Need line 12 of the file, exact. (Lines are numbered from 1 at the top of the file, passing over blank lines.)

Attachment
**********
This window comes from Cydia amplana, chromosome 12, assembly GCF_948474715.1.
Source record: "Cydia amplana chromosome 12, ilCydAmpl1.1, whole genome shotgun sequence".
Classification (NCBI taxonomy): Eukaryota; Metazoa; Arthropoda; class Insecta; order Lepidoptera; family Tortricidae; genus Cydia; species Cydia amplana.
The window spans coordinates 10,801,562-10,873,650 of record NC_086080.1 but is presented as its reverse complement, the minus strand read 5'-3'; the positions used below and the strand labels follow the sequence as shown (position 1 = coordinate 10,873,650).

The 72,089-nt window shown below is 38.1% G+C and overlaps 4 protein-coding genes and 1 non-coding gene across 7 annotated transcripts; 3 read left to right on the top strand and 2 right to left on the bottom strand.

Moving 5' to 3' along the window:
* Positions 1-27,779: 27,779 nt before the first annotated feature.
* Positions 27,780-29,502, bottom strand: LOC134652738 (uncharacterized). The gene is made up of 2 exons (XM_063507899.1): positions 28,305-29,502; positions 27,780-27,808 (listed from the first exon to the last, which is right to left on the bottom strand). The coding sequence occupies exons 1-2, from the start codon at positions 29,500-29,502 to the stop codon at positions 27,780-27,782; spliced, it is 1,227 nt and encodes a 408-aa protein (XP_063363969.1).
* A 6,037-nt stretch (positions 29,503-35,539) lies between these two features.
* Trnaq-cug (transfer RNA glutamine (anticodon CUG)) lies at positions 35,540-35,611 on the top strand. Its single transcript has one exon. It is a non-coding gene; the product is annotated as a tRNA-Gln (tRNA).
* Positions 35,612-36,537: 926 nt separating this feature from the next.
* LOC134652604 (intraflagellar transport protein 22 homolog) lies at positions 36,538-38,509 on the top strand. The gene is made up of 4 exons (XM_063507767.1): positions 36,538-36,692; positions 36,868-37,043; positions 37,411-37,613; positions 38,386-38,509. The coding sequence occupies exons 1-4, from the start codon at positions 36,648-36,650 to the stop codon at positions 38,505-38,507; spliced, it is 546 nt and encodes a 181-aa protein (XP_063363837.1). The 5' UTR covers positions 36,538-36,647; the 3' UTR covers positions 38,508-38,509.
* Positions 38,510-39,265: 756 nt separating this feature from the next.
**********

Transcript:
* LOC134652604 (intraflagellar transport protein 22 homolog) lies at positions 36,538-38,509 on the top strand. The gene is made up of 4 exons (XM_063507767.1): positions 36,538-36,692; positions 36,868-37,043; positions 37,411-37,613; positions 38,386-38,509. The coding sequence occupies exons 1-4, from the start codon at positions 36,648-36,650 to the stop codon at positions 38,505-38,507; spliced, it is 546 nt and encodes a 181-aa protein (XP_063363837.1). The 5' UTR covers positions 36,538-36,647; the 3' UTR covers positions 38,508-38,509.